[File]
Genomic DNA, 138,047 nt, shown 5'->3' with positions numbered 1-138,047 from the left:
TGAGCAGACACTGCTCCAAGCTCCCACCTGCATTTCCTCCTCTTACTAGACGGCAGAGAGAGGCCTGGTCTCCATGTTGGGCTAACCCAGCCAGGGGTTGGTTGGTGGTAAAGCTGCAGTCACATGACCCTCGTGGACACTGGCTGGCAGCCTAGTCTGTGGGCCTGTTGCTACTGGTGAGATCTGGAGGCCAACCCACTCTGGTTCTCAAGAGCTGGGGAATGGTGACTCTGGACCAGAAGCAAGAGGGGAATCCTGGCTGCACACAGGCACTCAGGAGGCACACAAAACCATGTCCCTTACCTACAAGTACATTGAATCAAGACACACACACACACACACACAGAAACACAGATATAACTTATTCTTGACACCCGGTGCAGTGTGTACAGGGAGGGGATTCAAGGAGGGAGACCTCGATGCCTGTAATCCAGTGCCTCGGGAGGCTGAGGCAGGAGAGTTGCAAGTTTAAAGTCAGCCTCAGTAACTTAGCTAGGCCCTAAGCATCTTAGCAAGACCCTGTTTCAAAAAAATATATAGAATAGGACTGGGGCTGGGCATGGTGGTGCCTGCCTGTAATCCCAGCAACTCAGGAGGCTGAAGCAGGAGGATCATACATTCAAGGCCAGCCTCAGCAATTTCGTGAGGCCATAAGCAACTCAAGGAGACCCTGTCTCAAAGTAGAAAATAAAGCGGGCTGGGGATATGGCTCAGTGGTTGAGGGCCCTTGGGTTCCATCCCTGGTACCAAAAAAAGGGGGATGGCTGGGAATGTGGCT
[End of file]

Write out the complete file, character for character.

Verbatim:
Genomic DNA, 138,047 nt, shown 5'->3' with positions numbered 1-138,047 from the left:
TGAGCAGACACTGCTCCAAGCTCCCACCTGCATTTCCTCCTCTTACTAGACGGCAGAGAGAGGCCTGGTCTCCATGTTGGGCTAACCCAGCCAGGGGTTGGTTGGTGGTAAAGCTGCAGTCACATGACCCTCGTGGACACTGGCTGGCAGCCTAGTCTGTGGGCCTGTTGCTACTGGTGAGATCTGGAGGCCAACCCACTCTGGTTCTCAAGAGCTGGGGAATGGTGACTCTGGACCAGAAGCAAGAGGGGAATCCTGGCTGCACACAGGCACTCAGGAGGCACACAAAACCATGTCCCTTACCTACAAGTACATTGAATCAAGACACACACACACACACACACAGAAACACAGATATAACTTATTCTTGACACCCGGTGCAGTGTGTACAGGGAGGGGATTCAAGGAGGGAGACCTCGATGCCTGTAATCCAGTGCCTCGGGAGGCTGAGGCAGGAGAGTTGCAAGTTTAAAGTCAGCCTCAGTAACTTAGCTAGGCCCTAAGCATCTTAGCAAGACCCTGTTTCAAAAAAATATATAGAATAGGACTGGGGCTGGGCATGGTGGTGCCTGCCTGTAATCCCAGCAACTCAGGAGGCTGAAGCAGGAGGATCATACATTCAAGGCCAGCCTCAGCAATTTCGTGAGGCCATAAGCAACTCAAGGAGACCCTGTCTCAAAGTAGAAAATAAAGCGGGCTGGGGATATGGCTCAGTGGTTGAGGGCCCTTGGGTTCCATCCCTGGTACCAAAAAAAGGGGGATGGCTGGGAATGTGGCT